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Updates

Posted February 2016

Every five years, the U.S. Department of Health and Human Services (USDHHS) and the U. S. Department of Agriculture (USDA) jointly publish a report containing nutritional dietary information and guidelines for the general public. The new guidelines were published in December 2015 and are now available as the 2015-2020 Dietary Guidelines for Americans.

New Overarching Guidelines

The Dietary Guidelines are designed "to help all individuals ages 2 years and older and their families consume a healthy, nutritionally adequate diet" (USDHHS/USDA, 2015). They add to previous guidelines by providing five overarching guidelines:

  1. Follow a healthy eating pattern across the lifespan. All food and beverage choices matter. Choose a healthy eating pattern at an appropriate calorie level to help achieve and maintain a healthy body weight, support nutrient adequacy, and reduce the risk of chronic disease.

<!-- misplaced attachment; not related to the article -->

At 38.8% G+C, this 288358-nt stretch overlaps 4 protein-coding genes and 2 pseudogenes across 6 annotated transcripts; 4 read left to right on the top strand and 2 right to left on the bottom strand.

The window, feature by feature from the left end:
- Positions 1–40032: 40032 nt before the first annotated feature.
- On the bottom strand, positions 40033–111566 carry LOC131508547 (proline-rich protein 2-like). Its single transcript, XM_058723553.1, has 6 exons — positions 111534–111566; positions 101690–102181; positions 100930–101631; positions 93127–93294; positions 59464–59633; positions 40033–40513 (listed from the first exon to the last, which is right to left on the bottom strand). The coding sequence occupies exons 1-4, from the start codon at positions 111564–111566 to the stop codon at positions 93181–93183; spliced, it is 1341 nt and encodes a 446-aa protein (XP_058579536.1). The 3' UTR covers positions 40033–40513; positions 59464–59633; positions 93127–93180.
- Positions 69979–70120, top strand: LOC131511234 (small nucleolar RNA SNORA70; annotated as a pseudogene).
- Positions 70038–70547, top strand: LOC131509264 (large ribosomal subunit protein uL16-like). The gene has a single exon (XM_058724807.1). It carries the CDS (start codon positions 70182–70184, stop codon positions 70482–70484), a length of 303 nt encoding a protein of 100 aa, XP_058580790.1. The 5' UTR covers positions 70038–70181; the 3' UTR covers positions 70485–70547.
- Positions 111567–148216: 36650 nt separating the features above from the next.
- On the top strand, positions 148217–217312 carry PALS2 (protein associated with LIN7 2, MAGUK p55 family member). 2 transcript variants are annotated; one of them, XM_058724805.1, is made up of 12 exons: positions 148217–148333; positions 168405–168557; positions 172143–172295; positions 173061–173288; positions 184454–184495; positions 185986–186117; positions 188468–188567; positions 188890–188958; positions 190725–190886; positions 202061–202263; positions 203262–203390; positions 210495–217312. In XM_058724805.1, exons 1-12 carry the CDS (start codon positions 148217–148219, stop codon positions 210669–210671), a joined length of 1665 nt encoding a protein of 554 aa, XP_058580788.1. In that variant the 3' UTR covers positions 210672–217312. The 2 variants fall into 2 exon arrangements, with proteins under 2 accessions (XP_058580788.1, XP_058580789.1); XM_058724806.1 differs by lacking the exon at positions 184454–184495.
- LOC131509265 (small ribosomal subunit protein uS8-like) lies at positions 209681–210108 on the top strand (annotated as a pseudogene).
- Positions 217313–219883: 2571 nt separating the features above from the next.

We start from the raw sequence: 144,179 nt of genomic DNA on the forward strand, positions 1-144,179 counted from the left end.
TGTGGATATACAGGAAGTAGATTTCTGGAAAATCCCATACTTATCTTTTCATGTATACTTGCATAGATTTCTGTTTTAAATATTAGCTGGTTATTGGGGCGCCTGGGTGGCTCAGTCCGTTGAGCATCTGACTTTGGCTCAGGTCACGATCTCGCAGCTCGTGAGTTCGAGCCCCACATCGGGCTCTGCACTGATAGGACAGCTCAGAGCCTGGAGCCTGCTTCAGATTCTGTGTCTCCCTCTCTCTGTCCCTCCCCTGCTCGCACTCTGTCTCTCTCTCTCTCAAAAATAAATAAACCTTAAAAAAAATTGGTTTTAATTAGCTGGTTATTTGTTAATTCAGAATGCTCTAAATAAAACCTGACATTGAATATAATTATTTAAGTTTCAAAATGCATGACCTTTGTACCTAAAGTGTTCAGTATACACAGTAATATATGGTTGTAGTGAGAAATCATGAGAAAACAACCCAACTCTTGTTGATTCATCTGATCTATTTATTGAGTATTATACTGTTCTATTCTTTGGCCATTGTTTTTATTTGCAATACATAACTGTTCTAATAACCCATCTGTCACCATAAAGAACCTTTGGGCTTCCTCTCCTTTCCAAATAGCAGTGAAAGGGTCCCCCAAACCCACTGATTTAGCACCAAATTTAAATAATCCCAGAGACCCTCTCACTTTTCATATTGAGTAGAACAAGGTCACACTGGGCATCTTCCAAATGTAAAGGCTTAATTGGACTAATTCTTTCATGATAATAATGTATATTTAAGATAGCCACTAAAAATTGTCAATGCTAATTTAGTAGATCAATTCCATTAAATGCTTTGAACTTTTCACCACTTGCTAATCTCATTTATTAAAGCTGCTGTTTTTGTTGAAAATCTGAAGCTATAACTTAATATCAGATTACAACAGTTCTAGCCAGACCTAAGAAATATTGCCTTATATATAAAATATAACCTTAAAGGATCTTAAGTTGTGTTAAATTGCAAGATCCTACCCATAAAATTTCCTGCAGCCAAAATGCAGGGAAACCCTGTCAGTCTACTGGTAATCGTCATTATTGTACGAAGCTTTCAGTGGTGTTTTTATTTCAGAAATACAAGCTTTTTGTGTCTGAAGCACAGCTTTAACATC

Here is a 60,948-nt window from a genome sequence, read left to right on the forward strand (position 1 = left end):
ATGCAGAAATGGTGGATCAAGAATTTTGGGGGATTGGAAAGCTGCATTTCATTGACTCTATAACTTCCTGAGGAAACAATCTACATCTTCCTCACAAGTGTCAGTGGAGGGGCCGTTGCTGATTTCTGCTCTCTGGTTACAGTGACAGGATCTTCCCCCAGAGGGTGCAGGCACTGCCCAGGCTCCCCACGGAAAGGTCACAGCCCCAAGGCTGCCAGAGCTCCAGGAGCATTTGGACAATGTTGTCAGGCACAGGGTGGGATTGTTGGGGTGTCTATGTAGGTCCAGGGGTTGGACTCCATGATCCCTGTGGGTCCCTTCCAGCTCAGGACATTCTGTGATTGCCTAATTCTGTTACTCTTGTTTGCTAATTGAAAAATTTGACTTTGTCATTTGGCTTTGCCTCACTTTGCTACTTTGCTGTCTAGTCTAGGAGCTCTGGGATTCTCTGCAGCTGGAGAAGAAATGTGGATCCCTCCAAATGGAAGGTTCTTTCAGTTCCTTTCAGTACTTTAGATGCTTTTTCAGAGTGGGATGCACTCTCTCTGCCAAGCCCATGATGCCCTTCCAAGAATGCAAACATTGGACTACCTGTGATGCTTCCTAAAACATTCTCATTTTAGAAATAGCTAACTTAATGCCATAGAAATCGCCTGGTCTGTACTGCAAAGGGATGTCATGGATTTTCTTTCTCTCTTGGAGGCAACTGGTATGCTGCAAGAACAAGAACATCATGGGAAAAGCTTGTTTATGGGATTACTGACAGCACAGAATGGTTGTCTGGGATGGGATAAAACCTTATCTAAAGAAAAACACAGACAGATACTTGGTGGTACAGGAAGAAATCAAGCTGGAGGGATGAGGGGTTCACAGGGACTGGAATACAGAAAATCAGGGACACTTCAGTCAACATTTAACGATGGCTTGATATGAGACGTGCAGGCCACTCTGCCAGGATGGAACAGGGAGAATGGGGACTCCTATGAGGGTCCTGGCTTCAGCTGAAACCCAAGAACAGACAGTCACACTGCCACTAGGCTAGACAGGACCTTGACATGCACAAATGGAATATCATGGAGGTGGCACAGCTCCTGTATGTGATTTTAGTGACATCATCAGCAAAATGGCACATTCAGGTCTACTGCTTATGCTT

2. Focus on variety, nutrient density, and amount. To meet nutrient needs within calorie limits, choose a variety of nutrient-dense foods across and within all food groups in recommended amounts.
  3. Limit calories from added sugars and saturated fats, and reduce sodium intake. Consume an eating pattern low in added sugars, saturated fats, and sodium. Cut back on foods and beverages higher in these components to amounts that fit within healthy eating patterns.
  4. Shift to healthier food and beverage choices. Choose nutrient-dense foods and beverages across and within all food groups in place of less healthy choices. Consider cultural and personal preferences to make these shifts easier to accomplish and maintain.
  5. Support healthy eating patterns for all. Everyone has a role in helping to create and support healthy eating patterns in multiple settings nationwide, from home to school to work to communities.

Importance of Physical Activity